If they live long enough, they will run out of funds unless they are generationally wealthy and everyday I am grateful that Medicaid and Medicare is out there for those that qualify like my mid90's mom. BTW for my mom's application, she had to provide for 3 years and 6 months of all of her finances. Front & back of all her bank statements, letter from bank officer on letterhead as to the disposition of each and every account closed for the look-back period. And all documents provided within a few days from the request or they will get denied as documentation not provided.
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On this subject matter, the look back 5 years....how can they look back if you liquidate? For instance, we liquidate $10,000 and basically right a check for cash. Cash the check and place it wherever or spend it. Let's just say, my father decides to go on a crazy spend trip to the casino...OK, he blows $10K. He likes to gamble, whatever. He has worked all his life and it is his money to do whatever he wants. How and why should he not be able to do this? People should not be penalized because they want to spend their money and not on nursing homes that people without money are entitled to live in. It is just absolutely unfair. Why should my father who worked all his life be required to pay for nursing homes and the deadbeat that skipped through life and didn't save a dime, get it for a steal? Sux. Let's hear from the experienced!
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With the advice of our Elder Care.Atty. we had Mom's funds put in a Family Trust 6 yrs ago..So we can use her funds for her care or whatever she needs and there will be no penalties... I make sure she doesn't have more than $2000 in her checking acct each month..That's not really a worry she's only has SSI...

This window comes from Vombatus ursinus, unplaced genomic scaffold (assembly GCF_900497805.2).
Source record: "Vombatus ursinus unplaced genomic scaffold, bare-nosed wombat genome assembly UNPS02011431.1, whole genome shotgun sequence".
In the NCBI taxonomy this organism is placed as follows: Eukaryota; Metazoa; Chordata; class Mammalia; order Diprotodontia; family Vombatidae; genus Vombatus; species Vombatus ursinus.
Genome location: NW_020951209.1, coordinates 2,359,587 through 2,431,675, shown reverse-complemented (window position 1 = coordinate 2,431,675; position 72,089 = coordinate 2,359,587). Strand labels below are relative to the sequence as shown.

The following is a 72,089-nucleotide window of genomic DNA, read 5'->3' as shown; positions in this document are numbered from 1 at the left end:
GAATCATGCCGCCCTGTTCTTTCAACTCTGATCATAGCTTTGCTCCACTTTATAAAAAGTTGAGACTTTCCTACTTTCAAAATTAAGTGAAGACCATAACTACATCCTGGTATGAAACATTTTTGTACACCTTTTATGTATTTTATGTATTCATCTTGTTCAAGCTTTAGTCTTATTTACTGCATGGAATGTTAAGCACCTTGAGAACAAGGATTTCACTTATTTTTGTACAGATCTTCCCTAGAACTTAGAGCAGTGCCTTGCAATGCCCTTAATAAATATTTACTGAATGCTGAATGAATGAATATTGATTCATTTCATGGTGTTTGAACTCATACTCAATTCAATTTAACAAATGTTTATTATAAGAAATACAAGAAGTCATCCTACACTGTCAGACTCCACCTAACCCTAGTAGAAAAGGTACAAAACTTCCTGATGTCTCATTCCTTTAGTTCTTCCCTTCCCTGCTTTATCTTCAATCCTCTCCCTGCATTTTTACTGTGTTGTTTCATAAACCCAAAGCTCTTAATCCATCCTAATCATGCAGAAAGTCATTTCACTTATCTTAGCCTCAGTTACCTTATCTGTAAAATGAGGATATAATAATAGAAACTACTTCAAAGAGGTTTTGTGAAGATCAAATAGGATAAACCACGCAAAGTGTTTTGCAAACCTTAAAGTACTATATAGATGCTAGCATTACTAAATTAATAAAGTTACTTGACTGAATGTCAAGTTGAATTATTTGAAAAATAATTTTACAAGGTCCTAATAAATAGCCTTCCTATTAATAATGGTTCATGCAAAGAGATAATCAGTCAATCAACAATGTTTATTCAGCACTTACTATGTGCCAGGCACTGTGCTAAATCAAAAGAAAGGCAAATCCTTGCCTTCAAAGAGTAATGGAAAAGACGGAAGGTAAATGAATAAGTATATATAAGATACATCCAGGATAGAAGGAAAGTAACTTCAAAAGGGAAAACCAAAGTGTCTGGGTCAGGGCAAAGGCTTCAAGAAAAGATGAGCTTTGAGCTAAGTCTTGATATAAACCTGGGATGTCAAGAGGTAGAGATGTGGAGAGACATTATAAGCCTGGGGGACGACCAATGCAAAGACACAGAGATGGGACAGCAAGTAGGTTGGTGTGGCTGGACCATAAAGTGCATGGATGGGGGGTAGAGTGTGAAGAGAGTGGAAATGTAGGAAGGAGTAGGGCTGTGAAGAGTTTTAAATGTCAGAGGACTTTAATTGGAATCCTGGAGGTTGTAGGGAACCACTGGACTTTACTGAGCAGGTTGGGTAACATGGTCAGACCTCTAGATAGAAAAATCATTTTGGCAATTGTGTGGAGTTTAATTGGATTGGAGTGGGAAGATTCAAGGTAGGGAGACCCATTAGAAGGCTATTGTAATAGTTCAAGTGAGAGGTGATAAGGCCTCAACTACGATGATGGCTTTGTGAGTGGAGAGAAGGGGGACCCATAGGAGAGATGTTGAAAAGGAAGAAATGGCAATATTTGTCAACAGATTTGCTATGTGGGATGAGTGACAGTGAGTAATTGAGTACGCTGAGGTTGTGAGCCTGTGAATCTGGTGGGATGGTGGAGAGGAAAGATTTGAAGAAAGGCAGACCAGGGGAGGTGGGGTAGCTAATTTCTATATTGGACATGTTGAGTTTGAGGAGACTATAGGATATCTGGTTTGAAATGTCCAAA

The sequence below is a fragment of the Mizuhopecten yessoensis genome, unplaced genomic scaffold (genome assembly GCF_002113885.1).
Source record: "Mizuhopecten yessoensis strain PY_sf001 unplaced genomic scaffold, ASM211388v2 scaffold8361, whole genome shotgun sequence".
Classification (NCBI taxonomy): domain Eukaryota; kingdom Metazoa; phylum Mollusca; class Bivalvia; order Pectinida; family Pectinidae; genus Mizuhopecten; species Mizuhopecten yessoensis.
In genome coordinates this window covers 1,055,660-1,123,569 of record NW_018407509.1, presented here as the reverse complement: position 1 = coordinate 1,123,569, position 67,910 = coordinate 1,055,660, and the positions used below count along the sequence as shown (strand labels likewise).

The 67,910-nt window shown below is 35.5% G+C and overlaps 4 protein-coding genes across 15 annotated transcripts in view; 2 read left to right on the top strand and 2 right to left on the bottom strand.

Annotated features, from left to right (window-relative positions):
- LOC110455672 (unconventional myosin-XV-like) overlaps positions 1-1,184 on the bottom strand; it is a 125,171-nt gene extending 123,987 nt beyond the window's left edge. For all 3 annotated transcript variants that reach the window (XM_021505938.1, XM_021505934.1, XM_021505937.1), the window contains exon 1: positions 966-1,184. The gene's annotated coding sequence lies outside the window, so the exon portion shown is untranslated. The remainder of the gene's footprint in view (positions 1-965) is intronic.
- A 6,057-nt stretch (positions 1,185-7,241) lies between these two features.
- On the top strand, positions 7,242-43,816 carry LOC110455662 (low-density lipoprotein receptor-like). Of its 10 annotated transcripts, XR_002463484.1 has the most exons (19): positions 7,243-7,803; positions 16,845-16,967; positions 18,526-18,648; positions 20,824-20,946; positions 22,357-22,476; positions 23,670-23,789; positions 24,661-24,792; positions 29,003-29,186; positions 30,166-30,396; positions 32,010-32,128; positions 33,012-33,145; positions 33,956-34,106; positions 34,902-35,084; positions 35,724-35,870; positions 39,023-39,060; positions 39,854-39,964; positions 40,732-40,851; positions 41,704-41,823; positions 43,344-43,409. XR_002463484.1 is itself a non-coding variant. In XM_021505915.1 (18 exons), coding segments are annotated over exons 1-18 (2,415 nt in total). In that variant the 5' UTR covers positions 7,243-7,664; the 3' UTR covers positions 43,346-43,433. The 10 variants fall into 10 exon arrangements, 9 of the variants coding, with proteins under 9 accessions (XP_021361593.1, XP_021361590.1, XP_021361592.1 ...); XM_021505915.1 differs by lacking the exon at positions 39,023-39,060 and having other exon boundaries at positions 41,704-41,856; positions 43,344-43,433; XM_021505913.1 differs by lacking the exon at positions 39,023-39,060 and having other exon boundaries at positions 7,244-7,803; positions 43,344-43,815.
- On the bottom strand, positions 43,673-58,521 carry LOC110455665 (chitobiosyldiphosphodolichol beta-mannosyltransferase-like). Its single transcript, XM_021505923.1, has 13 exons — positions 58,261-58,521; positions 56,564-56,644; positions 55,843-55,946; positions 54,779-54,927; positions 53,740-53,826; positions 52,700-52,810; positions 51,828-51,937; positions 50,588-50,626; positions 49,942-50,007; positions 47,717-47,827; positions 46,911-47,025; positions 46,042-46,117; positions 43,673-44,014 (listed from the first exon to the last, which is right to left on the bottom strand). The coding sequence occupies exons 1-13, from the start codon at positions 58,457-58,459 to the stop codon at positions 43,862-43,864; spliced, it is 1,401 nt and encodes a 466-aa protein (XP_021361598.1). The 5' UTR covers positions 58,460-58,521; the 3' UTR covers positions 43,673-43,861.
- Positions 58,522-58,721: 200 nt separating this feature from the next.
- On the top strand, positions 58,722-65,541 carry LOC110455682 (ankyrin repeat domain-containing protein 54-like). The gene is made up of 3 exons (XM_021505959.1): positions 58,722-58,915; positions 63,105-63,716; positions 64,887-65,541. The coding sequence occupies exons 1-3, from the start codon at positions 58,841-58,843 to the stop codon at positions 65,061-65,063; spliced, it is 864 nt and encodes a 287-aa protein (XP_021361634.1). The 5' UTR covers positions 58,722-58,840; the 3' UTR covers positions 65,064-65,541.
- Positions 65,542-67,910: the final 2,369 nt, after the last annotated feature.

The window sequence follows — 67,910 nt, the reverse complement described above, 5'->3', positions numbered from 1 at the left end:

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Jim - 5 year lookback. That needs to be your mantra.

As others have said, get good legal & professional advise. So much of this will be dependent on what your elder's health status is and how much time you all realistically have before he must go into AL or NH. The 5 yr look back is federally mandated for the states to participate in Medicaid, so no way around it. Now Medicaid is managed by each state, so what the specifics are for qualifying will vary from state to state. Keep that in mind, like some states recognize an enhanced benefit trust (Lady BIrd deed) but other states don't, as you don't want to do something that works in Iowa but not in your state.

2019 - that is 5 years from now. So where do you think dad is on his timeline?
If he is 90 and cannot do any of his ADL's and needs AL or NH like now, well you are limited in what you can do in a spend-down. But if he is 80 and just kinda forgetful but gets out and still cuts the grass, then you have 5+ years and can do more. Really have a come to Jesus moment to be realistic about the situation.
Best of luck & keep a sense of humor...Medicaid application is a maddening maze